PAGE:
Field Notes from the Front Seat (Vol 1)
Have you ever wondered what it would be like to drive for Uber?
Have you ever been curious as to how other people use Uber? Where passengers are going? What they talk about during their ride?
Yeah? Then these are the books to read!
Jessie chronicles her experiences with each–and ev-er-y–passenger. From fascinating conversations to the everyday ho-hum-ness of life and people who need a ride from one simple errand to another, to run-ins with the police while out ubering–Jessie includes it all!
But don’t let the ho-hum-ness of some of the rides fool you. The everyday-ness of life, the everyday-ness of interactions and the everyday-ness of people needing to get from one place to another provides the fodder and fuel for an interesting chronicling of life as an Uber driver.
Each book covers ten different days and nights out driving for Uber. That’s many passengers, many situations, many conversations and many learnings.
So, come along for the ride. Join in. Listen in. And experience what driving for Uber is like … from the front seat of the car.
Like in The Godfather
I pick up a young guy from his job at a nearby fast-casual restaurant. He’s a junior in high school (the same school I attended). He’s Black, has dreads and is of slight build. Bam! He sits in the front passenger seat. He’s my second-ever, single-passenger, front-seat sitter. He tells me he is named after a character in The Godfather.
We talk about his work, the team spirit at his school, and what the words waxing and waning mean…particularly in relationship to the moon, which is close to full and we both commented on how beautiful it is tonight. He’s lovely and sweet. I take him home. It was nice meeting you, he says; same, I tell him.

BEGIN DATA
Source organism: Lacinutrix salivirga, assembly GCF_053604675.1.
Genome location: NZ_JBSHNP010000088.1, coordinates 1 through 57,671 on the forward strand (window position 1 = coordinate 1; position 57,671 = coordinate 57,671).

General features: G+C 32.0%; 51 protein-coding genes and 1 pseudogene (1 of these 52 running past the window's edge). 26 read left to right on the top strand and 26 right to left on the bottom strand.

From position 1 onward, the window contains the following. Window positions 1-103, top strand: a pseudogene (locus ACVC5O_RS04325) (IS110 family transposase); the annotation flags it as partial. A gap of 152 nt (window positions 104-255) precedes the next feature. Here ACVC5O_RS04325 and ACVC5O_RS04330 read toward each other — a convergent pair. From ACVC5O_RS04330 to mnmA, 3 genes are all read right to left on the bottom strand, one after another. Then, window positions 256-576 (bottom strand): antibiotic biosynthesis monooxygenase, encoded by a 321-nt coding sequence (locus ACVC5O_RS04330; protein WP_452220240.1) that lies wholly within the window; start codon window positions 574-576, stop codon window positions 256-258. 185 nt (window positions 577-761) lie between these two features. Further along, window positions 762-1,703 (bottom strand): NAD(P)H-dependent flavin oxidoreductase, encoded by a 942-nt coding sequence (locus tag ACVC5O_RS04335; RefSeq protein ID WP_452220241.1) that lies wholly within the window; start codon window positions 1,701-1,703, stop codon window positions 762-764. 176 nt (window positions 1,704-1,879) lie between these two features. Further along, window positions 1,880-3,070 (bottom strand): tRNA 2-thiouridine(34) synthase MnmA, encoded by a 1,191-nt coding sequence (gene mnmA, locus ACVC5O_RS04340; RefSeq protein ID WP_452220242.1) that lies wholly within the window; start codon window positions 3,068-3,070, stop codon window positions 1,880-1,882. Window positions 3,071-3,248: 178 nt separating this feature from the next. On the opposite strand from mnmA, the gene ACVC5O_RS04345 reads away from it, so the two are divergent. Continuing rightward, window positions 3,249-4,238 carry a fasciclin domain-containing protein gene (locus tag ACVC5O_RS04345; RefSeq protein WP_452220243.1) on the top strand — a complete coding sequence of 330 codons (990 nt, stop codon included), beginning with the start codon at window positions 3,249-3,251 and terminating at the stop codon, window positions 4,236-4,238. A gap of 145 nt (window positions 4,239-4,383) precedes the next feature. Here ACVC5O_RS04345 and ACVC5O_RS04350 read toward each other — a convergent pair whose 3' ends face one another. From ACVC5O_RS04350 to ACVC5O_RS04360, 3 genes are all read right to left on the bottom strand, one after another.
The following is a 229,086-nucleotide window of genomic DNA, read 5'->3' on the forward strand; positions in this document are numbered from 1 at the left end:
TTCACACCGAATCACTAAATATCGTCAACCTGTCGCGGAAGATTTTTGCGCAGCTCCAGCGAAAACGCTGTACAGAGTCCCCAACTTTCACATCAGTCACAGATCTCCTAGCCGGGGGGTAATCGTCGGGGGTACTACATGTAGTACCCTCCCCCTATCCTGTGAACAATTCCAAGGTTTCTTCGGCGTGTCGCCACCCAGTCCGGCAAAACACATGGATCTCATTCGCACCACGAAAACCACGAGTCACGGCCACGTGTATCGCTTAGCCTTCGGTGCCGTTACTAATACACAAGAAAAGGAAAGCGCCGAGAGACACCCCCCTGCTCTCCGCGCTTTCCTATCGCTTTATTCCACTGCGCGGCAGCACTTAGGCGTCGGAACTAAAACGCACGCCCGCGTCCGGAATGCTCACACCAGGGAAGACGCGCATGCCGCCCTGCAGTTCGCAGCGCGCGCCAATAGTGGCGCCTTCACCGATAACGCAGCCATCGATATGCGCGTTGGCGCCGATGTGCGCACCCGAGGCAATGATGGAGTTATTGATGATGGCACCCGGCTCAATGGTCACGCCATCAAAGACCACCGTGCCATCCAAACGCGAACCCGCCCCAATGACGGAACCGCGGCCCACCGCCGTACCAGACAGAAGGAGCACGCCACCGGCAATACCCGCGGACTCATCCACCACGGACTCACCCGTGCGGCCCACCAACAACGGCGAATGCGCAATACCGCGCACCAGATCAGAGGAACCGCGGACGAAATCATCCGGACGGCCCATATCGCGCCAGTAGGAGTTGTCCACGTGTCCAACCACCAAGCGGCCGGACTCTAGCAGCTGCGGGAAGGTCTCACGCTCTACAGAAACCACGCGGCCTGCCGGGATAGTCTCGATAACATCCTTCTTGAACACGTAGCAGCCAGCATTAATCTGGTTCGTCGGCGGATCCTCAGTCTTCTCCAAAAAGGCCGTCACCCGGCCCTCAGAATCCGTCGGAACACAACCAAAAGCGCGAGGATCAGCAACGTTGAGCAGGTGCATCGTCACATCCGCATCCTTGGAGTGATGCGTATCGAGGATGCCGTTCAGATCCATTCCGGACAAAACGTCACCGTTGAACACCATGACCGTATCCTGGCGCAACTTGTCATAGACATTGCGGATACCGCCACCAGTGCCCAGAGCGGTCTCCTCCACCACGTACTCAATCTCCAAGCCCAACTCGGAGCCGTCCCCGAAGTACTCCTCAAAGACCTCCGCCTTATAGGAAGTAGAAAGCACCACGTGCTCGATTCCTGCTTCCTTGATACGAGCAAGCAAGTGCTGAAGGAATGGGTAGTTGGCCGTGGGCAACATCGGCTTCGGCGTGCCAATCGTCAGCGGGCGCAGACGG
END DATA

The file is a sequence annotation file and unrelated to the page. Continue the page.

Key experience: So far, single-passenger front-seat sitters feel different than single-passenger back-seat sitters. And so far, I like it!
He’s got a gal
Next up, I’m wandering through a mess of a mall parking lot trying to find my rider. My GPS is telling me to turn right, now left, then left again, oops, rerouting, now right. Finally, I text the guy. Can you give me a landmark, please? He’s near Nordstrom and the Cheesecake Factory. I find him with ease after that. He gets in.
He’s a big guy. Kinda tall. Definitely round. 28. White. Nice, soft-spoken. Might be Latino; there’s just a hint of an accent in his voice. He’s a cook at one of the cafés in the mall. He likes to cook. He likes his job. What do you like about it, in particular? He thinks it’s important to make food look nice so that people will want to eat it.
He didn’t go to college. He has a girlfriend. He likes her a lot. Their anniversary is coming up and her birthday is coming up. He’s going to take her out to a nice restaurant. He has a car but doesn’t have car insurance, and he has to get that taken care of soon, he says.
This is the second time ever he has used Uber, though the first time he was with a group, so this ride is the first time he is using his own account. He’s a bit nervous. I don’t know the area well. I’m a bit nervous.
To get to his home, there is a major highway with a separated express lane; I get in it, thinking it’ll be faster. Unfortunately, I discover too late for correction that I couldn’t turn on to his exit from the express lane. Erg. I have to drive beyond his exit and get to his home via another route. Le sigh.